The “balanced” case ensures that all indices appear in each block of pairings. In the figure there are 7 blocks.

All three sequences are Eulerian, meaning all pairs appear somewhere in each sequence.

Eulerian sequences can now be used to compare a `pairs`

plot with a `zenplot`

when all pairs of variates are to be
displayed.

First a pairs plot:

```
## We remove the space between plots and suppress the axes
## so as to give maximal space to the individual scatterplots.
## We also choose a different plotting character and reduce
## its size to better distinguish points.
pairs(attenu, oma=rep(0,4), gap=0, xaxt="n", yaxt="n")
```

We now effect a display of all pairs using `zenplot`

.

```
## Plotting character and size are chosen to match that
## of the pairs plot.
## zenpath ensures that all pairs of variates appear
## in the zenplot.
## The last argument, n2dcol, is chosen so that the zenplot
## has the same number of plots across the page as does the
## pairs plot.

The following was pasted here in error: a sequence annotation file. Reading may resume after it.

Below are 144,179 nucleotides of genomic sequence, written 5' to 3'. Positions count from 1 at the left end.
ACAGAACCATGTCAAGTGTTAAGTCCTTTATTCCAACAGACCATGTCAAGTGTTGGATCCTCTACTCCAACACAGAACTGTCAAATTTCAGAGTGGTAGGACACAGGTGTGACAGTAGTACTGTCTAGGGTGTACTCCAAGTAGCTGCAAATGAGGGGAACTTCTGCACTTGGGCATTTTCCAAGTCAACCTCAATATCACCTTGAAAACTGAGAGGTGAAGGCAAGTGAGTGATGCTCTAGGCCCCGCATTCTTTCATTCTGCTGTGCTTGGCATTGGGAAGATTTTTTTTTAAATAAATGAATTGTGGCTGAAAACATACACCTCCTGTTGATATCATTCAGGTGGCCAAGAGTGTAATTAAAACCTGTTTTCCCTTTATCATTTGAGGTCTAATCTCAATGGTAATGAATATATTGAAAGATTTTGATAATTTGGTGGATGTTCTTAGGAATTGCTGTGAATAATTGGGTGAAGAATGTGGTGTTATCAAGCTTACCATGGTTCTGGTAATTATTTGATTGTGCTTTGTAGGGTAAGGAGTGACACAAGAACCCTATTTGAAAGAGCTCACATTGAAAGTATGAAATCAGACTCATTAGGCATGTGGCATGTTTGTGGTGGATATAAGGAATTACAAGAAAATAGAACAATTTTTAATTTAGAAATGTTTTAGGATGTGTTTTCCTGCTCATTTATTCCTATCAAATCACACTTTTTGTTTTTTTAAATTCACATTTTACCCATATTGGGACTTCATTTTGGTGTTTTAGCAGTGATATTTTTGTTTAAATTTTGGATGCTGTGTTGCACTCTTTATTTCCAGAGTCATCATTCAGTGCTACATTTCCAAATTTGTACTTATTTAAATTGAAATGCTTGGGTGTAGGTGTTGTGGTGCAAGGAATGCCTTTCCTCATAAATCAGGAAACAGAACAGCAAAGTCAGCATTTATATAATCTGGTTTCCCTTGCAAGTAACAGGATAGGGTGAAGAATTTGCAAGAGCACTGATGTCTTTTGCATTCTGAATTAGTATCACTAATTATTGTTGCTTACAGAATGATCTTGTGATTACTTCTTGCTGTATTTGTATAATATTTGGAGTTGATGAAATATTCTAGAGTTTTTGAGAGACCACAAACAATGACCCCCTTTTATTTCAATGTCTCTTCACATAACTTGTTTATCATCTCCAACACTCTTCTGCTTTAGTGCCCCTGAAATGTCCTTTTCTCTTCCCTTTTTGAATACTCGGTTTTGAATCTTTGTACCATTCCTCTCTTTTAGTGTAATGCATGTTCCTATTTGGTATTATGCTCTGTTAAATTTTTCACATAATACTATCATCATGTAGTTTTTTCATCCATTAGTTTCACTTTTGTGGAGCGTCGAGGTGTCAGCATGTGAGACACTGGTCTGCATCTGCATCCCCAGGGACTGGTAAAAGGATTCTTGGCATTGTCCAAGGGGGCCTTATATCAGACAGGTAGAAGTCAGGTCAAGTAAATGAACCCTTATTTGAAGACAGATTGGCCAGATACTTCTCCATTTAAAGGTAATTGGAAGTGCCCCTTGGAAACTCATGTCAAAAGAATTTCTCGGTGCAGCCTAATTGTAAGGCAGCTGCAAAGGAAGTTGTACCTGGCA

zenplot(attenu[, zenpath(ncol(attenu))], n2dcol=4)
```

Each display shows scatterplot of all `choose(5,2) =`

10
pairs of variates for this data. Each display occupies the same total
area.

With `pairs`

each plot is displayed twice and arranged in
a symmetric matrix layout with the variate labels appearing along the
diagonal. This makes for easy look-up but uses a lot of space.

With `zenplot`

, each plot appears only once with its
coordinate defining variates appearing as labels on horizontal (top or
bottom) and vertical (left or right) axis positions. The layout follows
the order of the variates in which the variates appear in the call to
`zenplot`

beginning in the top left corner of the display and
then zig-zagging from top left to bottom right; when the rightmost
boundary or the display is reached, the direction is reversed
horizontally and the zigzag moves from top right to bottom left. The
following display illustrates the pattern (had by simply calling
`zenplot`

):

```
## Call zenplot exactly as before, except that each scatterplot is replaced
## by an arrow that shows the direction of the layout.
zenplot(attenu[, zenpath(ncol(attenu))], plot2d="arrow", n2dcol=4)
```

The zig zag pattern of plots appears as follows.

- The top left plot (of either
`zenplot`

display) has horizontal variate`event`

and vertical variate`mag`

. - To its right is a plot sharing the same vertical variate
`mag`

but now with horizontal variate`station`

. Note that the variate`station`

has some missing values and this is recorded on its label as`station (some NA)`

. - Below this a plot appears with the same horizontal variate
`station`

but now with vertical variate`event`

. Since this is the first repeat appearance of`event`

it appears with a suffix as`event.1`